Why is it important for parents to recognize seizure activity early? Early intervention can help reduce the risk of repeated, long seizures which can result in physical injury and catastrophic trauma to the brain. Although uncommon, the risk for sudden unexpected death in epilepsy (SUDEP) is increased 24- to 28-fold among young people with epilepsy, and the most consistent risk factor is poorly controlled seizures [8]. Thus, identification and treatment of seizures, especially in the case of pediatric ASD cases, is crucial. Additionally, there are cases of individuals who do not have clinical seizures but exhibit subclinical epileptic form activity when monitored by EEG [6]. In these patients, therapeutic treatment can improve behavior as well as language and focus, which can be life changing for children with ASD who struggle to communicate. For those that fail treatment with anti-epileptic medications, vagus nerve stimulation (VNS) placement may be an effective alternative/addition [9].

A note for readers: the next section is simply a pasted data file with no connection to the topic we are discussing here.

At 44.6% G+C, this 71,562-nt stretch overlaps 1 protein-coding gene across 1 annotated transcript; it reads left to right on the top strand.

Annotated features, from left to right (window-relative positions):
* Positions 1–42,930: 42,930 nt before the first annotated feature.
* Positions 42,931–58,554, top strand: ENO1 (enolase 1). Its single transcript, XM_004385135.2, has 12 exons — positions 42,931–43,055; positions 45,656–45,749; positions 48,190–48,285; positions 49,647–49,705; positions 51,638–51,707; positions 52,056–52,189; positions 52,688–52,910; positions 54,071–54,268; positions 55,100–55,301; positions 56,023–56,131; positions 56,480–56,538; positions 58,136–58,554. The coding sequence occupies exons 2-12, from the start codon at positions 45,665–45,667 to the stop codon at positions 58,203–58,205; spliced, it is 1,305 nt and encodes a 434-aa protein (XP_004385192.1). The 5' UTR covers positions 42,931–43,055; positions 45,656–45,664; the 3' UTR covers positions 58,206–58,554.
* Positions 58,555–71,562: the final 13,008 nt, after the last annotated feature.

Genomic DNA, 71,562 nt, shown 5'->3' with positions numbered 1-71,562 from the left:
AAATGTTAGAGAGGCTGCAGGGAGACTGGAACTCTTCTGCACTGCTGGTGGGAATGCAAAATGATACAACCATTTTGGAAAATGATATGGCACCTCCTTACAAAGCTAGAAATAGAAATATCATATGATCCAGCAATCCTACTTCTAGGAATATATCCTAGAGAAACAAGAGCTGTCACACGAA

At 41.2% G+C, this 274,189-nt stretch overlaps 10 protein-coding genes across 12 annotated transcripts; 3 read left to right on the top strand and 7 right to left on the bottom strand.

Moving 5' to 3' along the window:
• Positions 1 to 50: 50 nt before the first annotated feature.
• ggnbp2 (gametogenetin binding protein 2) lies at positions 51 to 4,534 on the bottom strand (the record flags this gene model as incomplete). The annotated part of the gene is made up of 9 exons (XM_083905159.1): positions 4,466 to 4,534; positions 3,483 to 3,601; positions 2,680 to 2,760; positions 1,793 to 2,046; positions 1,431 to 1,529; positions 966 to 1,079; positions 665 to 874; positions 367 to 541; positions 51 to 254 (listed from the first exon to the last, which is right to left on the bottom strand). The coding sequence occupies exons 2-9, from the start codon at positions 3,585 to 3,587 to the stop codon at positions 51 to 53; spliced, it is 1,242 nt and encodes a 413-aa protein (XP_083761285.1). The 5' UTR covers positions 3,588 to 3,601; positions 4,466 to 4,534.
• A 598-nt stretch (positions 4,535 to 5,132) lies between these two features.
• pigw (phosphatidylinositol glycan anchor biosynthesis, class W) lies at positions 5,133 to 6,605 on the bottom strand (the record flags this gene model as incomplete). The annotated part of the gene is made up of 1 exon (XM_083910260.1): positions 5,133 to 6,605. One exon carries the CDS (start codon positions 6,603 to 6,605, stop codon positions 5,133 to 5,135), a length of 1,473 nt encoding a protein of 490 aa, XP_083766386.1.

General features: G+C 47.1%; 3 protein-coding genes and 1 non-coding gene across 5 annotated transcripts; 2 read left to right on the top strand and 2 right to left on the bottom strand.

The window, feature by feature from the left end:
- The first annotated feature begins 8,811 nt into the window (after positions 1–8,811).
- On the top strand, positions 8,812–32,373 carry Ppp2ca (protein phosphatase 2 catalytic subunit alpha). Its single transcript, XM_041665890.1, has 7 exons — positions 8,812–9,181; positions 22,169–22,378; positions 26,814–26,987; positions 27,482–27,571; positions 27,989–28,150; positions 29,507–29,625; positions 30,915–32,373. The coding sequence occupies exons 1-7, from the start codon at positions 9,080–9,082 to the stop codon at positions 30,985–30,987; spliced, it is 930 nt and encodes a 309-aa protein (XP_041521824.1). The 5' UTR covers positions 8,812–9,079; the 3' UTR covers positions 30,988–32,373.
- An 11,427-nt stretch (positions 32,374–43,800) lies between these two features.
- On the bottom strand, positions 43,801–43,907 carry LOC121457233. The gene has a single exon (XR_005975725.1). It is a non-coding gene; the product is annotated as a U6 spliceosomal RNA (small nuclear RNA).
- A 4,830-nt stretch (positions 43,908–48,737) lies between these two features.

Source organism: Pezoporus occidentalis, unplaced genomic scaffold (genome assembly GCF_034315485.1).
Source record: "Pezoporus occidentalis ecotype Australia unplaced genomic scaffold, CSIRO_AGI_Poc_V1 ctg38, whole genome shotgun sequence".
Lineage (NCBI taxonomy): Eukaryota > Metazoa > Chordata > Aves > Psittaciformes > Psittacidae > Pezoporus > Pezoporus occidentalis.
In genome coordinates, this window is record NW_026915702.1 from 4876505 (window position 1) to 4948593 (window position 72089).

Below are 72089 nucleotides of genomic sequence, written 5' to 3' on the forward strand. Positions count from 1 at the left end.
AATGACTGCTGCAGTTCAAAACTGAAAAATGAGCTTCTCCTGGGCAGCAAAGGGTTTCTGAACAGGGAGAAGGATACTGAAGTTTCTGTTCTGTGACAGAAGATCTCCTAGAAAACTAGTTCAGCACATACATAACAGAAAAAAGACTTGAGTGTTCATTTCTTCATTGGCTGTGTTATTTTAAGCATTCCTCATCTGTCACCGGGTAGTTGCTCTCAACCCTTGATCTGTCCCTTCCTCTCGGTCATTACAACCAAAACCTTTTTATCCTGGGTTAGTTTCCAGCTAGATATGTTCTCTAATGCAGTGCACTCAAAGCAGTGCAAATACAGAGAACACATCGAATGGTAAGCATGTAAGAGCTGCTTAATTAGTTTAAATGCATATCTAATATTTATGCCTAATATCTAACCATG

References

  1. Berg AT, Plioplys S. Epilepsy and autism: is there a special relationship? - PubMed - NCBI. Accessed October 3, 2017. doi: 10.1016/j.yebeh.2012.01.015   
  2. King M, Bearman P. Diagnostic change and the increased prevalence of autism. Int J Epidemiol. 2009; 38(5): 1224-1234. doi: 10.1093/ije/dyp261   
  3. Zwaigenbaum L, Bauman ML, Choueiri R, et al. Early intervention for children with autism spectrum disorder under 3 years of age: Recommendations for Practice and Research. Pediatrics. 2015; 136(1): 60- S81. doi: 10.1542/peds.2014-3667E